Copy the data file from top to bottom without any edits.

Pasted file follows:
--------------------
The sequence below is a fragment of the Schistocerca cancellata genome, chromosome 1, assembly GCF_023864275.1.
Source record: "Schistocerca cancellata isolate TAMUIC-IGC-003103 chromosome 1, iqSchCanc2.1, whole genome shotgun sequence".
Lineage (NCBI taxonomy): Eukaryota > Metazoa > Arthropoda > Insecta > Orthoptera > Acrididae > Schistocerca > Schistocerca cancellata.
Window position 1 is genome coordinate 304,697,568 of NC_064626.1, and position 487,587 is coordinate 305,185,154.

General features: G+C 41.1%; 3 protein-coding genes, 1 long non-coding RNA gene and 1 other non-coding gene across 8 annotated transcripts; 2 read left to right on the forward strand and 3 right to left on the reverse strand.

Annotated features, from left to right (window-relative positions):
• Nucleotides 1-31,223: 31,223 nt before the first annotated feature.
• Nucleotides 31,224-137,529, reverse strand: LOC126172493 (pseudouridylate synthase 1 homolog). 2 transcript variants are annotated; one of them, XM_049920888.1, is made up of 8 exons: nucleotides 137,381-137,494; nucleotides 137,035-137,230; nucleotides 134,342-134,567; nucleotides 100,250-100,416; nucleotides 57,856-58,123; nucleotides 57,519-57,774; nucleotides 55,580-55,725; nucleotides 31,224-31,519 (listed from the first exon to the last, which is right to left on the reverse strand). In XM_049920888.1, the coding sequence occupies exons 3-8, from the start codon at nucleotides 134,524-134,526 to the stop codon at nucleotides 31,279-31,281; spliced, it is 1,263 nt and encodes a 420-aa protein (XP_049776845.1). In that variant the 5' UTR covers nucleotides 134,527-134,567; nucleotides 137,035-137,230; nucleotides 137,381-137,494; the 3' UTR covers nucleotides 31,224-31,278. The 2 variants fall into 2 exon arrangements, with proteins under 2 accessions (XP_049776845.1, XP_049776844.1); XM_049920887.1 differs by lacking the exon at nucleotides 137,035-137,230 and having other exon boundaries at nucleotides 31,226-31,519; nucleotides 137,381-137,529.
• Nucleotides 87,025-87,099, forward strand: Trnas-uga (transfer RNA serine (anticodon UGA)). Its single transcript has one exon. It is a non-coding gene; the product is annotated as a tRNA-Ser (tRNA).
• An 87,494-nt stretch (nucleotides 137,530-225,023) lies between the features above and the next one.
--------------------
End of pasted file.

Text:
The sequence below is a fragment of the Schistocerca cancellata genome, chromosome 1, assembly GCF_023864275.1.
Source record: "Schistocerca cancellata isolate TAMUIC-IGC-003103 chromosome 1, iqSchCanc2.1, whole genome shotgun sequence".
Lineage (NCBI taxonomy): Eukaryota > Metazoa > Arthropoda > Insecta > Orthoptera > Acrididae > Schistocerca > Schistocerca cancellata.
Window position 1 is genome coordinate 304,697,568 of NC_064626.1, and position 487,587 is coordinate 305,185,154.

General features: G+C 41.1%; 3 protein-coding genes, 1 long non-coding RNA gene and 1 other non-coding gene across 8 annotated transcripts; 2 read left to right on the forward strand and 3 right to left on the reverse strand.

Annotated features, from left to right (window-relative positions):
• Nucleotides 1-31,223: 31,223 nt before the first annotated feature.
• Nucleotides 31,224-137,529, reverse strand: LOC126172493 (pseudouridylate synthase 1 homolog). 2 transcript variants are annotated; one of them, XM_049920888.1, is made up of 8 exons: nucleotides 137,381-137,494; nucleotides 137,035-137,230; nucleotides 134,342-134,567; nucleotides 100,250-100,416; nucleotides 57,856-58,123; nucleotides 57,519-57,774; nucleotides 55,580-55,725; nucleotides 31,224-31,519 (listed from the first exon to the last, which is right to left on the reverse strand). In XM_049920888.1, the coding sequence occupies exons 3-8, from the start codon at nucleotides 134,524-134,526 to the stop codon at nucleotides 31,279-31,281; spliced, it is 1,263 nt and encodes a 420-aa protein (XP_049776845.1). In that variant the 5' UTR covers nucleotides 134,527-134,567; nucleotides 137,035-137,230; nucleotides 137,381-137,494; the 3' UTR covers nucleotides 31,224-31,278. The 2 variants fall into 2 exon arrangements, with proteins under 2 accessions (XP_049776845.1, XP_049776844.1); XM_049920887.1 differs by lacking the exon at nucleotides 137,035-137,230 and having other exon boundaries at nucleotides 31,226-31,519; nucleotides 137,381-137,529.
• Nucleotides 87,025-87,099, forward strand: Trnas-uga (transfer RNA serine (anticodon UGA)). Its single transcript has one exon. It is a non-coding gene; the product is annotated as a tRNA-Ser (tRNA).
• An 87,494-nt stretch (nucleotides 137,530-225,023) lies between the features above and the next one.